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Business

Big agrochemical companies keep getting bigger

Bayer's agrochemical research facility in Monheim am Rhein, in western Germany, is struggling to contain rising costs.

FRANKFURT/NEW YORK The world's agrochemical and seed makers are coming together, creating giants that will change the face of farming. On Sept. 14, Germany's Bayer, the world's second-largest agricultural chemical producer, announced plans to buy U.S. counterpart Monsanto, the world's largest producer of genetically modified seeds, for $66 billion.

The buyout will leave the industry with three major players: Bayer-Monsanto; DowDuPont, created through the merger of the two U.S. chemical companies that was agreed in December 2015; and ChemChina-Syngenta, with the Chinese company announcing the acquisition of its Swiss target in February.

"The agriculture industry is at the heart of one of the greatest challenges of our time: how to feed an additional 3 billion people in the world by 2050," said Liam Condon, head of Bayer's Crop Science Division, which runs the company's agrochemical business. If the buyout of Monsanto is completed as expected by the end of 2017, Bayer's agriculture divisions will have combined sales of about $27 billion and will be able to supply products around the world. The combined company will be in a strong position to sell seeds and agrochemicals in Asia, where much of the world's population growth will occur.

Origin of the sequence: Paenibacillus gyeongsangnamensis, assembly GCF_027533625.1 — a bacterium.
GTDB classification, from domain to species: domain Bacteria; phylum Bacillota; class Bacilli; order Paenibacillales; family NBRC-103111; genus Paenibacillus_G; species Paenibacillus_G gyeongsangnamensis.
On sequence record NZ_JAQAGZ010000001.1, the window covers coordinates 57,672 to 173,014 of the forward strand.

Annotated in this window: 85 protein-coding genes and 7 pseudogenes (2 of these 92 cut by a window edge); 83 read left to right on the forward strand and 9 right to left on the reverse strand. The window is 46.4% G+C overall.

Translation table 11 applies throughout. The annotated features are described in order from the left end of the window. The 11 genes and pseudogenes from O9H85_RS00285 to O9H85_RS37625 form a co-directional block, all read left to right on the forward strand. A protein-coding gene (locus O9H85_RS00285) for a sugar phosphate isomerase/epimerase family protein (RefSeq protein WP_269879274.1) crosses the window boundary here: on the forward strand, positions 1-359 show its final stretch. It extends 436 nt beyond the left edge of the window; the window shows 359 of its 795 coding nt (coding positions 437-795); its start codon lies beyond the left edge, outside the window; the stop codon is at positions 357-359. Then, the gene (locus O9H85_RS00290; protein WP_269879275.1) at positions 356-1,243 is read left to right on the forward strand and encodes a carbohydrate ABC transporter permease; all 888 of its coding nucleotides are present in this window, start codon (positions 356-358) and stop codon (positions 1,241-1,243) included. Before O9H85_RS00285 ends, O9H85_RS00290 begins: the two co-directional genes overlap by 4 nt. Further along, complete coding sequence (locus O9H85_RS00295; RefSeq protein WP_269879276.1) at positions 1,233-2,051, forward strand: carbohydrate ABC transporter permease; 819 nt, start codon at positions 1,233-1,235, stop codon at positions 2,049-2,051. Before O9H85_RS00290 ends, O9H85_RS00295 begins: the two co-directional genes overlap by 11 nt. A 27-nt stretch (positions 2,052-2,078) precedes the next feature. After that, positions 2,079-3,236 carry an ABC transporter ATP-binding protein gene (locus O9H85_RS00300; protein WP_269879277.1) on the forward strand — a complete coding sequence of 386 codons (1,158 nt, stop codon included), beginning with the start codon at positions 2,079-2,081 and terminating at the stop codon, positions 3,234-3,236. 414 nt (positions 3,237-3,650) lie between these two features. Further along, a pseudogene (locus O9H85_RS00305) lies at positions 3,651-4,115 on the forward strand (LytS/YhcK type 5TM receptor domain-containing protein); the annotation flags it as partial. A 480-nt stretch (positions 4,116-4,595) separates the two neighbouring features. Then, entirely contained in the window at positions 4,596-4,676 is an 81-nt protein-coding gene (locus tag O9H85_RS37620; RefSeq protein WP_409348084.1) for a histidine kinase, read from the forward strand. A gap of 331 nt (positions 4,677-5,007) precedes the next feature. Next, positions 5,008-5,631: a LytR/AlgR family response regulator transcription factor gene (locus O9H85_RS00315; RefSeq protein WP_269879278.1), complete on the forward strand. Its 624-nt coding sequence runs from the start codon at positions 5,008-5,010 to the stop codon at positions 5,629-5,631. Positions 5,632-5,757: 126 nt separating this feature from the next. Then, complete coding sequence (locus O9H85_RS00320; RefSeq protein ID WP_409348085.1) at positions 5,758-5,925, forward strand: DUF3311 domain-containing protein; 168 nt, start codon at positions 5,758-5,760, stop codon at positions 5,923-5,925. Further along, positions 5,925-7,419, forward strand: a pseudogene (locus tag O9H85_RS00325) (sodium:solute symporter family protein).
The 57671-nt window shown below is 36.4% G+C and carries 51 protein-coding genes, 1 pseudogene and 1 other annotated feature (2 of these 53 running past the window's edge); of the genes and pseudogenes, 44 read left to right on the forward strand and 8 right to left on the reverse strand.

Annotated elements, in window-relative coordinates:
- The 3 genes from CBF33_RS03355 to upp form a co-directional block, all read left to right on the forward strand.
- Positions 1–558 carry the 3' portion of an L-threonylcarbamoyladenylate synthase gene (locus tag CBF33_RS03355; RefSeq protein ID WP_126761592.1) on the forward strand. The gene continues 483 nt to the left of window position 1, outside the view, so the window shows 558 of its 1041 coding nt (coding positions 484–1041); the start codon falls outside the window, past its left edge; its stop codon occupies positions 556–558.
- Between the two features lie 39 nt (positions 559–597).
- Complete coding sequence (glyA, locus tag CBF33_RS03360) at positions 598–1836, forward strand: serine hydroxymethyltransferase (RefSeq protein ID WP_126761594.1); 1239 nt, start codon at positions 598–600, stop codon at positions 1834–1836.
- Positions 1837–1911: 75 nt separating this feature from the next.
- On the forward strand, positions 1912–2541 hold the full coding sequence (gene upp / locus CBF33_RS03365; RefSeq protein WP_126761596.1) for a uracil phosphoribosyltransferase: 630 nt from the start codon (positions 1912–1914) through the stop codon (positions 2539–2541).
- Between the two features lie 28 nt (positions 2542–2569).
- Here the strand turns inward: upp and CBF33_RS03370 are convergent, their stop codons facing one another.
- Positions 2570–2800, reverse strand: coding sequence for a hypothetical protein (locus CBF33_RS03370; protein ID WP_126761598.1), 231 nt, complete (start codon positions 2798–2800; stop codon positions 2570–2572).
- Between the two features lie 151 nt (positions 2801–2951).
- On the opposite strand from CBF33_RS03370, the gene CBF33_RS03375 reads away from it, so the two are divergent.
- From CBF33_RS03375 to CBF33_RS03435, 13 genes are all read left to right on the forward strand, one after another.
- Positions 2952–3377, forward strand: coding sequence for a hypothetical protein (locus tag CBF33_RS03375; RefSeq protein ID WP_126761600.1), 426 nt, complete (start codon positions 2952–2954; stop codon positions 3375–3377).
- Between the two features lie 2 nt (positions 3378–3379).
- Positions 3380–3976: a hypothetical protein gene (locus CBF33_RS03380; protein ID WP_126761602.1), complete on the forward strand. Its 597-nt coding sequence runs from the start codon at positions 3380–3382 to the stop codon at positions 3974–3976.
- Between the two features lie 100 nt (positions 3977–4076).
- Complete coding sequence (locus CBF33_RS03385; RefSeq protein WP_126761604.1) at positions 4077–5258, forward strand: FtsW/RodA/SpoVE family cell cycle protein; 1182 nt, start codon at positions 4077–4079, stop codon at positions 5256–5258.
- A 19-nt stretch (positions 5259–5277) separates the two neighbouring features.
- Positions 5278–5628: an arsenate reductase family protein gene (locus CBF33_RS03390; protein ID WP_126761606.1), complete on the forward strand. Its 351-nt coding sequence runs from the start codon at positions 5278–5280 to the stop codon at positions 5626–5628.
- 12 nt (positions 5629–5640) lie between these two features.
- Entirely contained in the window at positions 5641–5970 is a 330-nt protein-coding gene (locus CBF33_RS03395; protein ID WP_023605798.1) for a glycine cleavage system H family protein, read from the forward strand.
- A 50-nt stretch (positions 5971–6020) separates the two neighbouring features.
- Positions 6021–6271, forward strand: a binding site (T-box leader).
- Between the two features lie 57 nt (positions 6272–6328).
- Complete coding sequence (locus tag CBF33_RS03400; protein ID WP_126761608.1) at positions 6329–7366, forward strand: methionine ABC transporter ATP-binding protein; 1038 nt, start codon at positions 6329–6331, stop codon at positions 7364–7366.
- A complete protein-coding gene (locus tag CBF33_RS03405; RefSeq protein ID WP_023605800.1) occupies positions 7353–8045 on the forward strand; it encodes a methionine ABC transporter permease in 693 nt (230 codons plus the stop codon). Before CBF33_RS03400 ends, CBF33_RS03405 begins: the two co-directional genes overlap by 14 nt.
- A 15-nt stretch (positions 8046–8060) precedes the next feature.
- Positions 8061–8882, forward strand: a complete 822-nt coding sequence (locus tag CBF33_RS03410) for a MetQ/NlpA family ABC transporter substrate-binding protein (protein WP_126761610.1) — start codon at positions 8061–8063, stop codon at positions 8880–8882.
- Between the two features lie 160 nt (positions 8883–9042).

Monsanto is pushing its genetically modified seeds hard in Asia and may benefit from the buyout by Bayer. Bayer, for its part, is conducting research on agrochemicals for rice plants, and has been trying to develop products tailored to conditions in Asia, such as flood-resistant rice varieties.

GROWTH FIELD Dow Chemical and DuPont are also betting on Asia. "The China business can be a continual engine of growth for the next decade or two decades. We will be able to offer the Chinese market new solutions for their new needs," said Andrew Liveris, CEO of Dow Chemical. China and the rest of Asia are a pillar of the merged company's strategy.

"We are developing biotech solutions to protect soybeans against some key tropical pests," said James Collins, executive vice president of DuPont's agriculture business. The company is developing a soybean variety with higher resistance to rust, a disease common in Asia. Dow is working on chemicals to control pests found in the region.

The merger between Dow and DuPont "is an ideal opportunity to move assets in an efficient way, so we become more focused in one area and they become more focused in agriculture," said Liveris.

Agrochemical markets in China and India are dominated by local producers. Competition is intense and it is not always easy to earn a profit, said Davor Pisk, chief operating officer of Swiss agrochemical maker Syngenta, the world's largest. Big U.S. and European agrochemical and seed producers are struggling to break into these markets. Another problem in China and India is weak protection of intellectual property.

Syngenta, which agreed in February to a buyout by China National Chemical, better known as ChemChina, hopes to take advantage of its new local connection to tap the Chinese market. For ChemChina, Syngenta offers strong research and development and sales networks in Western markets. The Chinese company is focused on the domestic and hopes to improve China's inefficient farms by introducing Syngenta's advanced genetic modification technology.

The consolidation of the global agrochemical and seed industry is raising fears that farmers will have fewer options and suffer for it. The Hindu Business Line, an Indian business newspaper, quoted M. Prabhakar Rao, president of the National Seed Association of India, as saying: "It will lead to concentration of power and will result in market distraction."

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